IDEAS home Printed from https://ideas.repec.org/
MyIDEAS: Login to save this article or follow this journal

Job Assignments, Signalling, and Efficiency

  • Michael Waldman

This article analyzes a model in which information about a worker's ability is only directly revealed to the firm employing the worker; other firms, however, use the worker's job assignment as a signal of ability. Three results recur throughout the analysis. First, wage rates tend to be more closely associated with jobs than with ability levels. Second, there is frequently an inefficient assignment of workers to jobs (i.e., even when a firm has complete information about a worker's output). Third, the severity of this inefficiency tends to be negatively correlated with the level of firm-specific human capital in the economy.

If you experience problems downloading a file, check if you have the proper application to view it first. In case of further problems read the IDEAS help page. Note that these files are not on the IDEAS site. Please be patient as the files may be large.

File URL: http://links.jstor.org/sici?sici=0741-6261%28198422%2915%3A2%3C255%3AJASAE%3E2.0.CO%3B2-I&origin=repec
File Function: full text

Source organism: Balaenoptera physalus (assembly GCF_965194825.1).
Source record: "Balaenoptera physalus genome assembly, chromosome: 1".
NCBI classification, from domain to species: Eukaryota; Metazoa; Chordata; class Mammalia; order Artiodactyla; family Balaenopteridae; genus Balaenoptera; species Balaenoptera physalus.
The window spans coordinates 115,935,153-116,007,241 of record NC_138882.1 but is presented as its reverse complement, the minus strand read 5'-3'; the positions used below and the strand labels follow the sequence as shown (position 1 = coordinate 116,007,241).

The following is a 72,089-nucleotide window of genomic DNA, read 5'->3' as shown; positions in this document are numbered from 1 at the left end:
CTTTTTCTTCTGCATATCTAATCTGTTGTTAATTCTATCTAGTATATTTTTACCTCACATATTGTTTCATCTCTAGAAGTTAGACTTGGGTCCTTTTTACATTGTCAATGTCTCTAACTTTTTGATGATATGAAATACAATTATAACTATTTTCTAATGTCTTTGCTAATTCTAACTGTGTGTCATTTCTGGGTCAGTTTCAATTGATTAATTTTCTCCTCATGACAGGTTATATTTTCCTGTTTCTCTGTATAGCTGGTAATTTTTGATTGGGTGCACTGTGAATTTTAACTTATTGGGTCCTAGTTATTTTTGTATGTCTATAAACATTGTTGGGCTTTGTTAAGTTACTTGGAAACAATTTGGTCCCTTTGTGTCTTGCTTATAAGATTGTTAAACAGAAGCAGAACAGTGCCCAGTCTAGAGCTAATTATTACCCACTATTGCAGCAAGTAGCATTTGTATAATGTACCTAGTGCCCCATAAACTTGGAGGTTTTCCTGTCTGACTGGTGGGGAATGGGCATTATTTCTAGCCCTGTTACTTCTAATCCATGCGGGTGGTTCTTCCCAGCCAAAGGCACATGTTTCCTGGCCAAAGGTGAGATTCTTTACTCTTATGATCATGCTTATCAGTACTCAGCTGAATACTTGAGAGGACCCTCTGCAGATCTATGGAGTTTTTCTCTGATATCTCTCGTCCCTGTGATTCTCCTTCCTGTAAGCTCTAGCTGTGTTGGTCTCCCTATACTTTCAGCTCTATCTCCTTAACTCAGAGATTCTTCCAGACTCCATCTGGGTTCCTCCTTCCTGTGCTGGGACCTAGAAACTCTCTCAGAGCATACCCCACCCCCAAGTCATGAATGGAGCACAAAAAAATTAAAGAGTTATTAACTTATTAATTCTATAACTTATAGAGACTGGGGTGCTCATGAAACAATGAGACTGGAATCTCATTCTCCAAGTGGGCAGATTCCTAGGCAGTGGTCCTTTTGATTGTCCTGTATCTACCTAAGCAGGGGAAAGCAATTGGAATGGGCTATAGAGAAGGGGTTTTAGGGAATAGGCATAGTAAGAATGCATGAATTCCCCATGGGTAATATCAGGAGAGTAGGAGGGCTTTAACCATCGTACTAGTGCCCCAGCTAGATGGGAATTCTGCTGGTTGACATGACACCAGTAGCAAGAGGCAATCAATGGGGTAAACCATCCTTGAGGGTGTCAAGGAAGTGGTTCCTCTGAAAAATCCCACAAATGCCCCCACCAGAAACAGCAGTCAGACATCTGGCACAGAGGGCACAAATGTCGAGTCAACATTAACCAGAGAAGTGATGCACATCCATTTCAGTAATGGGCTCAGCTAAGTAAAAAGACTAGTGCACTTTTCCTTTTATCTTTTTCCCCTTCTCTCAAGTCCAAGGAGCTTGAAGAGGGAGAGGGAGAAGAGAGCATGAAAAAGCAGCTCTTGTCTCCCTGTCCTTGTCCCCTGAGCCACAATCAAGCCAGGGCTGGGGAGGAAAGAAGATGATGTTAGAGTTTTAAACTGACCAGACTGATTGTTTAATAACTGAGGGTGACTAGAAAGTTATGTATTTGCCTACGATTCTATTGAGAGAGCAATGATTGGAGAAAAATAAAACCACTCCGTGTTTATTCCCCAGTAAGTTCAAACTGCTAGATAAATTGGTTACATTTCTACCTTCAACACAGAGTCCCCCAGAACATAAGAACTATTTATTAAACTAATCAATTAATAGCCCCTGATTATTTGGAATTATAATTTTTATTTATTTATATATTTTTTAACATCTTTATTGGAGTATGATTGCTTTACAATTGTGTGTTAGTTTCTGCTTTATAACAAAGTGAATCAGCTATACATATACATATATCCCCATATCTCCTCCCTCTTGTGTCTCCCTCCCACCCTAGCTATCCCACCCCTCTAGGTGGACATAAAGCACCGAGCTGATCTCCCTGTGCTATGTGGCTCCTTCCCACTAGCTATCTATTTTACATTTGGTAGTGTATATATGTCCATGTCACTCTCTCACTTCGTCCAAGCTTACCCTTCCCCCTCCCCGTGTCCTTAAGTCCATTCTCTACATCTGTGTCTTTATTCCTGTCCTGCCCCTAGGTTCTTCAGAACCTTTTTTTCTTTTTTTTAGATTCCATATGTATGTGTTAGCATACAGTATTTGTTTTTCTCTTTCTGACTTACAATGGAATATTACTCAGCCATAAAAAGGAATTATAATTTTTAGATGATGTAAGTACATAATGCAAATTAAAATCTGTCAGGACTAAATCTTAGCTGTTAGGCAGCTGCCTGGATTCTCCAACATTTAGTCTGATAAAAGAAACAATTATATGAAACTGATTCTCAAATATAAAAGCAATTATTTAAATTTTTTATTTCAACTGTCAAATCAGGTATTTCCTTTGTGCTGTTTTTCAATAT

Download Restriction: Access to full text is restricted to JSTOR subscribers. See http://www.jstor.org for details.

As the access to this document is restricted, you may want to look for a different version under "Related research" (further below) or search for a different version of it.

Article provided by The RAND Corporation in its journal RAND Journal of Economics.

Volume (Year): 15 (1984)
Issue (Month): 2 (Summer)
Pages: 255-267

as
in new window

Handle: RePEc:rje:randje:v:15:y:1984:i:summer:p:255-267
Contact details of provider: Web page: http://www.rje.org

Order Information: Web: https://editorialexpress.com/cgi-bin/rje_online.cgi

References listed on IDEAS
Please report citation or reference errors to , or , if you are the registered author of the cited work, log in to your RePEc Author Service profile, click on "citations" and make appropriate adjustments.:

as in new window
  1. Azariadis, Costas, 1975. "Implicit Contracts and Underemployment Equilibria," Journal of Political Economy, University of Chicago Press, vol. 83(6), pages 1183-1202, December.